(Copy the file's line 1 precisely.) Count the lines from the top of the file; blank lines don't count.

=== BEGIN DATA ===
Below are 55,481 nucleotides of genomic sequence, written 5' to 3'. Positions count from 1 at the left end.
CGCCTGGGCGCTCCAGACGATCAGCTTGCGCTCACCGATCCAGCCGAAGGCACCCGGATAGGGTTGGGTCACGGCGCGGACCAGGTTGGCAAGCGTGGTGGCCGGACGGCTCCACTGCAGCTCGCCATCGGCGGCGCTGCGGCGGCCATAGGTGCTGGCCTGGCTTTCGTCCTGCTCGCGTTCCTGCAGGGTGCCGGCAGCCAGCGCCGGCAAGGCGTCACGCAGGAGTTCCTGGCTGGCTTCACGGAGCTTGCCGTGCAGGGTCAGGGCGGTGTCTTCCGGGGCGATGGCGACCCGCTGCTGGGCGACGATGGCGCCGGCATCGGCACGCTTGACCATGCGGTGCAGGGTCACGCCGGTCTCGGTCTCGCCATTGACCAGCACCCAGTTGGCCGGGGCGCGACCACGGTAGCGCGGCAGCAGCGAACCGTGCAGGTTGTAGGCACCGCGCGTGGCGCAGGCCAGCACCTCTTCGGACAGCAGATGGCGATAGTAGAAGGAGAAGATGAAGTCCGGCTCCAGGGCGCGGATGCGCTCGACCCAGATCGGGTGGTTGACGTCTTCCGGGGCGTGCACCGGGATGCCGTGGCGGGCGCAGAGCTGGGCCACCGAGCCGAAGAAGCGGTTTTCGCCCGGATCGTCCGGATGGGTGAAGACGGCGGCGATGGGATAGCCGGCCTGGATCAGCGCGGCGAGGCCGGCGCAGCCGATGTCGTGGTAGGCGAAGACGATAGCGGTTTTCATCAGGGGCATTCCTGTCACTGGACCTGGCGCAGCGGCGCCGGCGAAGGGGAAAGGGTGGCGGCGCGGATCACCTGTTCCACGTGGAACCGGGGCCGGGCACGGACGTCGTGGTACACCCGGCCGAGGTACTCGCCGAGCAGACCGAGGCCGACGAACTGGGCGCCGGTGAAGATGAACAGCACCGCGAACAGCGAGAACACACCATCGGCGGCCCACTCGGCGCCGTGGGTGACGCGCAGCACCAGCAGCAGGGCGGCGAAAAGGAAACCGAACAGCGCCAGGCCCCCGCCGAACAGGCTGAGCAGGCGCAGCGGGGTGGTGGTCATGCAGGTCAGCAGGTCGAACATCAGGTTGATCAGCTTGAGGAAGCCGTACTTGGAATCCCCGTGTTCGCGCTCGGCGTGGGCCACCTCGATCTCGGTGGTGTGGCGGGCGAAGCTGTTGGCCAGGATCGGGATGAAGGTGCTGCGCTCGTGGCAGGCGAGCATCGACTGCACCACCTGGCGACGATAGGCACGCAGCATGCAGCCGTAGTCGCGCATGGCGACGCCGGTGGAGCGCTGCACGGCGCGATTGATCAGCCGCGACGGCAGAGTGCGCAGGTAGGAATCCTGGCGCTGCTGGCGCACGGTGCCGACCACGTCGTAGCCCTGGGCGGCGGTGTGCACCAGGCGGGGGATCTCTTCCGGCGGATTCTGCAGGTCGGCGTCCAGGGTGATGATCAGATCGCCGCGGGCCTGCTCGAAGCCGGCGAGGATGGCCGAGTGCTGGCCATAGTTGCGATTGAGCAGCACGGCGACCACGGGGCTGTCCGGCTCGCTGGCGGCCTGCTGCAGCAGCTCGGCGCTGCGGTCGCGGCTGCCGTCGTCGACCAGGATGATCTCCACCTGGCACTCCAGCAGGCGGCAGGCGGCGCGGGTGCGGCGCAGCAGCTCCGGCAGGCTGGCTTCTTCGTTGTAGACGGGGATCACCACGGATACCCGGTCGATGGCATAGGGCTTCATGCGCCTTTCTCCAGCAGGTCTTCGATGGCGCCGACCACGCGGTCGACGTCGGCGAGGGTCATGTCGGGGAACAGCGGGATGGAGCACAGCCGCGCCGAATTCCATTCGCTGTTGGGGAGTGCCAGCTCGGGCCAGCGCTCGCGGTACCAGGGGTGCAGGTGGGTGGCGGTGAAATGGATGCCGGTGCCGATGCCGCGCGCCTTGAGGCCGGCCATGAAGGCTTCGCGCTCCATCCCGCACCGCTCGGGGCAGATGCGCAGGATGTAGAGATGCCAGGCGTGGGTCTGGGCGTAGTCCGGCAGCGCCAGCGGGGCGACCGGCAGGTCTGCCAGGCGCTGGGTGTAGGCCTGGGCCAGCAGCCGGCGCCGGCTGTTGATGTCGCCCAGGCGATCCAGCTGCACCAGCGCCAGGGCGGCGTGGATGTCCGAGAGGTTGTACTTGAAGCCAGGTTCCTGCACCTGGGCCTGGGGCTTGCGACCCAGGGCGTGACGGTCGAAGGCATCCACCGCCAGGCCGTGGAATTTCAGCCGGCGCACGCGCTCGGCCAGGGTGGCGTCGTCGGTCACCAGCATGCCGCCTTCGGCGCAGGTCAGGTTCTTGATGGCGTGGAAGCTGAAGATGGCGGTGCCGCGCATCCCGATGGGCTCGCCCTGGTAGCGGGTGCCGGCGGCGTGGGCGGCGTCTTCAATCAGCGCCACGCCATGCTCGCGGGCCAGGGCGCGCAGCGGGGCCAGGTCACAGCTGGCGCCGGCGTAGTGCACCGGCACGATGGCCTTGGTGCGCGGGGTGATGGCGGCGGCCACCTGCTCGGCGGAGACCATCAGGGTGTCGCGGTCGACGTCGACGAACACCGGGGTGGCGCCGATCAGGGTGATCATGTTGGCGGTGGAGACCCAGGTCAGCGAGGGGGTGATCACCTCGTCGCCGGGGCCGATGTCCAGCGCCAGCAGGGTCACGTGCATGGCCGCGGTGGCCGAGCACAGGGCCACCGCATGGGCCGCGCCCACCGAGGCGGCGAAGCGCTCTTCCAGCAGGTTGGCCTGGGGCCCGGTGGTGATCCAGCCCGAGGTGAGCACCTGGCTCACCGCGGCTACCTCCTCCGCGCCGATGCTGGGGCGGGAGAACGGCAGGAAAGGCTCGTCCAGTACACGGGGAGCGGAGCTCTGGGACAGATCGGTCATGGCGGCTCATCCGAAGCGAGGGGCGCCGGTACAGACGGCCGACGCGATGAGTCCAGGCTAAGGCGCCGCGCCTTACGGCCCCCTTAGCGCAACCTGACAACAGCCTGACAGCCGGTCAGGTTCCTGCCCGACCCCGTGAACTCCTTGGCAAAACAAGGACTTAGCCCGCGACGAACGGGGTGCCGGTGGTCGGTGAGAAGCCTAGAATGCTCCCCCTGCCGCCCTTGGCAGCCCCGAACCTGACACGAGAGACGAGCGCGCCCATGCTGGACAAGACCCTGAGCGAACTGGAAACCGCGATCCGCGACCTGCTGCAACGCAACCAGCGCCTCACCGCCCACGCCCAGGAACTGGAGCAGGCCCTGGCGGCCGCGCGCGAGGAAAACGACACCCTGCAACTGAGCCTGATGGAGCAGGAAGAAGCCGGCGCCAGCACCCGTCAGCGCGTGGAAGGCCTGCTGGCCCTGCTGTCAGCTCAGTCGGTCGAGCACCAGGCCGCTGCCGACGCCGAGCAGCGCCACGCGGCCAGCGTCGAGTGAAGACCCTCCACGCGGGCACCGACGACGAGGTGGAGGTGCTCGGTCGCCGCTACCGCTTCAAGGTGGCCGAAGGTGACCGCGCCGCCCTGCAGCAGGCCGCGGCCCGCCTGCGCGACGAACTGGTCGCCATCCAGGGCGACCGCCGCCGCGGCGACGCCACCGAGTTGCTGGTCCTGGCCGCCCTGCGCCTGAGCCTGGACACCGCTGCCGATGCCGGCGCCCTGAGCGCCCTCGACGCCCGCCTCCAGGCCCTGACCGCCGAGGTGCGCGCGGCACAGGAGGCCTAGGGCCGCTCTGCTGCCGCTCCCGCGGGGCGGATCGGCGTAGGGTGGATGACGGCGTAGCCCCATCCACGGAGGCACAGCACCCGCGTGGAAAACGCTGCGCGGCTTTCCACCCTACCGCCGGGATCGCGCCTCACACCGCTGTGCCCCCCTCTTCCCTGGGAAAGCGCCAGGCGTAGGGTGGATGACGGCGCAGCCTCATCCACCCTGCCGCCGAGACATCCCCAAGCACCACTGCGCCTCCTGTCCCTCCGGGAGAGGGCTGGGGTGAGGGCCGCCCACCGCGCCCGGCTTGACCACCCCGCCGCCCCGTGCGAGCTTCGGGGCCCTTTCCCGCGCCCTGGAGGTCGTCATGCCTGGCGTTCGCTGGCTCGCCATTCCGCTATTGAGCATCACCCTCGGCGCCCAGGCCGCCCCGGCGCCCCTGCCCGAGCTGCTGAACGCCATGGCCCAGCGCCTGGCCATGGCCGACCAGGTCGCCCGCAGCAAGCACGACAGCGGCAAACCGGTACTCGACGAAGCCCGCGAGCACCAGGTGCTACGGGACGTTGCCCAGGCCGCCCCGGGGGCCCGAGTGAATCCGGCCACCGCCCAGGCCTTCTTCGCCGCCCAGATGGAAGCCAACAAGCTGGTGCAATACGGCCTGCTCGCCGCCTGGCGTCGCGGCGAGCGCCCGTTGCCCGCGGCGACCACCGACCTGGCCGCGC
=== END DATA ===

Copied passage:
Below are 55,481 nucleotides of genomic sequence, written 5' to 3'. Positions count from 1 at the left end.